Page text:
Ever since Louisiana announced a policy that would mandate financial aid planning for high school graduation (including FAFSA submission as one of four options to satisfy the requirement), NCAN, the college access and success field more broadly, and financial aid observers across the country have wondered what the effect would be on students’ subsequent postsecondary outcomes.
We don’t have to wonder anymore.
Last week, the Louisiana Department of Education announced that the number of high school graduates immediately enrolling in postsecondary education the following fall climbed to an all-time high. That announcement, in turn, came on the heels of an announcement the week before that the high school class of 2018 posted the highest graduation rate in state history.
The high school class of 2018’s graduation rate climbed by 3.2 percentage points to 81.4%. The graduation rate for Black students is above the national average for the first time; these students saw a jump of 5.1 percentage points over 2017 to 78%. Economically disadvantaged students saw their graduation rate rise by nearly three percentage points.
One concern about adding FAFSA as a high school graduation requirement was whether it would be an obstacle to obtaining a high school diploma. The data assuage that concern, at least for the class of 2018.
These additional high school graduates helped to drive the postsecondary enrollers up to record heights as well. There were 1,566 more high school graduates who immediately enrolled in postsecondary education in the class of 2018 than the class of 2017. Those 1,566 students represent a 6.7% increase over the class of 2017 in the number of first-time college freshmen. For the classes of 2015-2017, the average percent change year-over-year was 0.8%.
The enrollment rate for the class of 2018 was 57.4%, which is down 0.3% from the class of 2017 and roughly in line with the first-time freshman enrollment rate dating back to the class of 2015. The important thing to keep in mind is that the state graduated more students from high school and added more than 1,500 new postsecondary enrollers while keeping the postsecondary enrollment rate approximately constant. This should be considered a success, given a hypothesis that at least some of the added enrollment comes from students on the margins who may not have had postsecondary aspirations but for the financial aid access policy (which, notably, went beyond mandating FAFSA submission and included other resources).
The Bayou State also saw a 31% increase in the number of students eligible for the Taylor Opportunity Program for Students (TOPS) Scholarship, which is “a program of state scholarships for Louisiana residents who attend either one of the Louisiana Public Colleges and Universities, schools that are a part of the Louisiana Community and Technical College System, Louisiana approved Proprietary and Cosmetology Schools or institutions that are a part of the Louisiana Association of Independent Colleges and Universities.”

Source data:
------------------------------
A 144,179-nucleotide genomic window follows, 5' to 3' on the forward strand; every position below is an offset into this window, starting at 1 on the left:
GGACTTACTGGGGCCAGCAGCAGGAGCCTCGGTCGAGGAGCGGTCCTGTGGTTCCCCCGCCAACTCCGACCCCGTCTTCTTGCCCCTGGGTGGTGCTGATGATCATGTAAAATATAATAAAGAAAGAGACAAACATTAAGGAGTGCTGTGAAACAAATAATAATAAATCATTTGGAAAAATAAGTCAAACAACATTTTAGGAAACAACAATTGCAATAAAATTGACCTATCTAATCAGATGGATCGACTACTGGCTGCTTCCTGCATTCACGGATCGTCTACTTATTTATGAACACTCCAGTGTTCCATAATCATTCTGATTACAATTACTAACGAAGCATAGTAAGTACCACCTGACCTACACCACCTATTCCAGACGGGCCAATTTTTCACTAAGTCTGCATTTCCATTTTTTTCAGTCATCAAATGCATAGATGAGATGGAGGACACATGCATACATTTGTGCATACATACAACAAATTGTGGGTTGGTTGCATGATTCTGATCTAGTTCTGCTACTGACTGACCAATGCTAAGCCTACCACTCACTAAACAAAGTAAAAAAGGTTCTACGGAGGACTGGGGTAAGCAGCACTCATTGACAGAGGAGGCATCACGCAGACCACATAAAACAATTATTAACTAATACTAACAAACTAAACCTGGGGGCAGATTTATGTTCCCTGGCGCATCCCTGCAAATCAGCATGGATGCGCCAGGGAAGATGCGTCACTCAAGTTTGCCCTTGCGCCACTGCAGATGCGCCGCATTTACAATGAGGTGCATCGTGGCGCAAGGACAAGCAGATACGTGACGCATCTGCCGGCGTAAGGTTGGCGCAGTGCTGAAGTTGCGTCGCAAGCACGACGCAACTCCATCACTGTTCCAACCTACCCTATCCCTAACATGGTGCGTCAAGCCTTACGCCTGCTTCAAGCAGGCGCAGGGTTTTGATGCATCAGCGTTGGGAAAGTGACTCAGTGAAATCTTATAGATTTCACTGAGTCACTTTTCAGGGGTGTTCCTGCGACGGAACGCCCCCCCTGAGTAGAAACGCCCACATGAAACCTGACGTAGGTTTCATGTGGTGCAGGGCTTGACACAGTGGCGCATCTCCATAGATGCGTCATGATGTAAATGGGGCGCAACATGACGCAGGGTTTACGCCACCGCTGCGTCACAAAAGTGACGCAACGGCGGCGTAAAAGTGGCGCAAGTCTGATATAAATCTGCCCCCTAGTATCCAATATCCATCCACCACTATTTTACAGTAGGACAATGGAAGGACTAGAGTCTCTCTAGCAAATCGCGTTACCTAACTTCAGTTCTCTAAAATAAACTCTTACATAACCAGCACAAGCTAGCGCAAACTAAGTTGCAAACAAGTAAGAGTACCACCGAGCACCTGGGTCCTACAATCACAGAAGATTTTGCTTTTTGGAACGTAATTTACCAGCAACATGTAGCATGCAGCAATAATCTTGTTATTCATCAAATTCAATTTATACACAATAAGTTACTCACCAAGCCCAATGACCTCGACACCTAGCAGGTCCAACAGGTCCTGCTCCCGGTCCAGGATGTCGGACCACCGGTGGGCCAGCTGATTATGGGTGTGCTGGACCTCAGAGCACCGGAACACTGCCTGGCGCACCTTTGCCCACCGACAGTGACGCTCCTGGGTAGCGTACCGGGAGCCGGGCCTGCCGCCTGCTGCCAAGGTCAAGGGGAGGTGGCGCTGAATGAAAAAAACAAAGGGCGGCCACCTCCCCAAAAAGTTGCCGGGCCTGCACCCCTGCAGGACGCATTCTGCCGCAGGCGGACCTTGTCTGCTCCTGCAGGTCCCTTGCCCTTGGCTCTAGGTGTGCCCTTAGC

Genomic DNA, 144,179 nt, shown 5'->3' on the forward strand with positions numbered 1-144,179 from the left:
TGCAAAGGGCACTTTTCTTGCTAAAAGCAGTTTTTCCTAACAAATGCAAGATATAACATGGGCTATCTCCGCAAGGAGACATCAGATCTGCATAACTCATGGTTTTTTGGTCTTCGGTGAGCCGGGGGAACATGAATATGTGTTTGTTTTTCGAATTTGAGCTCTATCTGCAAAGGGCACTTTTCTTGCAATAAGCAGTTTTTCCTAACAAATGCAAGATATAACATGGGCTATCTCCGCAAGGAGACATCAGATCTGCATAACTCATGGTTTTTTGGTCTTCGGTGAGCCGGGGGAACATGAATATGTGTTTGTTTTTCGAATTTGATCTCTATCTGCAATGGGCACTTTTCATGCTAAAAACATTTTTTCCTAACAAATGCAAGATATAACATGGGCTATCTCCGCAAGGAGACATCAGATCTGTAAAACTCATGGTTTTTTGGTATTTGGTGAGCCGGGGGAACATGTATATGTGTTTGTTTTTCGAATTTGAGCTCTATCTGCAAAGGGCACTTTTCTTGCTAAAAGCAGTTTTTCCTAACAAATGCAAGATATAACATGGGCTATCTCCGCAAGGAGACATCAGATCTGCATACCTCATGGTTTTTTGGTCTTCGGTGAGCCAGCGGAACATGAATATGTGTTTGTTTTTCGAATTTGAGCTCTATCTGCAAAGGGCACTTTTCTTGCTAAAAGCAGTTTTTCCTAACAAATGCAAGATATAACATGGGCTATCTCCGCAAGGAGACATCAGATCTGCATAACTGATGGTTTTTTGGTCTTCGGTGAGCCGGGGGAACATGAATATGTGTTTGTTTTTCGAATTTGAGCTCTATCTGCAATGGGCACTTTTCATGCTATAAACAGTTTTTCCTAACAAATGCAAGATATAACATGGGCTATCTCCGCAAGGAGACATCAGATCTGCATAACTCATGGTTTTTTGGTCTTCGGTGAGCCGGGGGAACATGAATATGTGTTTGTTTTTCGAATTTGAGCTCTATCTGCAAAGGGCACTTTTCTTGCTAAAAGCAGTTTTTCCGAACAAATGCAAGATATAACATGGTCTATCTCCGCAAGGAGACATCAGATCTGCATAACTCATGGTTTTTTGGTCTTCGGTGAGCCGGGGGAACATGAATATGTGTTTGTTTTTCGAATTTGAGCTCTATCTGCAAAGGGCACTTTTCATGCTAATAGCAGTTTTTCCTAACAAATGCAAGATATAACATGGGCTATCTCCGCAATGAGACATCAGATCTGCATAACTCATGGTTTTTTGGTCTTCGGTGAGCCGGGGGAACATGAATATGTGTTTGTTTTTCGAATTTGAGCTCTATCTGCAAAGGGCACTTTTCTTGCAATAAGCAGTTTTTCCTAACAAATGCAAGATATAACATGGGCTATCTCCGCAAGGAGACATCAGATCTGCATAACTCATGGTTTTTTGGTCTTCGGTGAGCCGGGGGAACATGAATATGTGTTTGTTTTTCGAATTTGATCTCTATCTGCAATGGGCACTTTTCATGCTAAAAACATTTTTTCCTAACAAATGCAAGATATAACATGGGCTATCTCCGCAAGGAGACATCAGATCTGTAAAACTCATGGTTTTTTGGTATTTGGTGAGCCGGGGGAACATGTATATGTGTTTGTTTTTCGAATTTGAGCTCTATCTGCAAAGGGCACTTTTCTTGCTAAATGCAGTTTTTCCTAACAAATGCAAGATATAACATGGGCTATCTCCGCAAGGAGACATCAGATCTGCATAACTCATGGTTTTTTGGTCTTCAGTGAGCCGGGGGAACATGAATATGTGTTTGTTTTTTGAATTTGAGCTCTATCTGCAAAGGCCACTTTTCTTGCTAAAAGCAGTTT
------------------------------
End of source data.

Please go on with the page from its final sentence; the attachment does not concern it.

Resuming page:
Applying for a TOPS scholarship is another way to satisfy Louisiana’s financial aid planning requirement along with opting out via a nonparticipation form or letter and receiving a school system waiver
All of this suggests (but notably does not prove) that the mandatory FAFSA policy had a substantial effect on postsecondary enrollment. To attribute causality, we should look at the postsecondary enrollment outcomes of other states, preferably neighboring ones, that did not implement mandatory FAFSA policies. Parsimony demands that we not attribute causality to an intervention that has not been tested by an experimental or quasi-experimental methodology. Despite this, we have a seemingly strong correlation between the new implementation of this policy in Louisiana and postsecondary enrollment outcomes of the class of 2018.
Last year, Louisiana was a bright spot in a sluggish 2018-19 FAFSA completion cycle. Last July, NCAN noted, “Louisiana led the way in terms of percentage of high school seniors completing and percent increase in completions. A whopping 25.9 percent more high school seniors (7,778) completed a FAFSA in the current cycle than last, representing an estimated 77.1 percent of seniors completing a FAFSA in the state. Louisiana’s percent increase represents over 19 percent of the entire nation’s increased number of FAFSA completions.” In the 2019-20 cycle, 76.3% of Louisiana’s seniors have completed the FAFSA, second only to Tennessee (76.8%), and completions are up 0.8% year-over-year through May 17.
Not to continue to move the goalposts, but the next question of interest is clearly the spring term and second-year persistence of Louisiana’s class of 2018. Getting more students enrolled in postsecondary education is a success that should be applauded, but the field recognizes that postsecondary enrollment without persistence and completion is not an optimal outcome and does not offer the same individual or societal return on investment as enrolling without completing.
NCAN looks forward to monitoring Louisiana’s class of 2018 and the other states considering policies that would make FAFSA mandatory for high school graduation. Until then, congratulations to Louisiana and its high school class of 2018 for their record outcomes.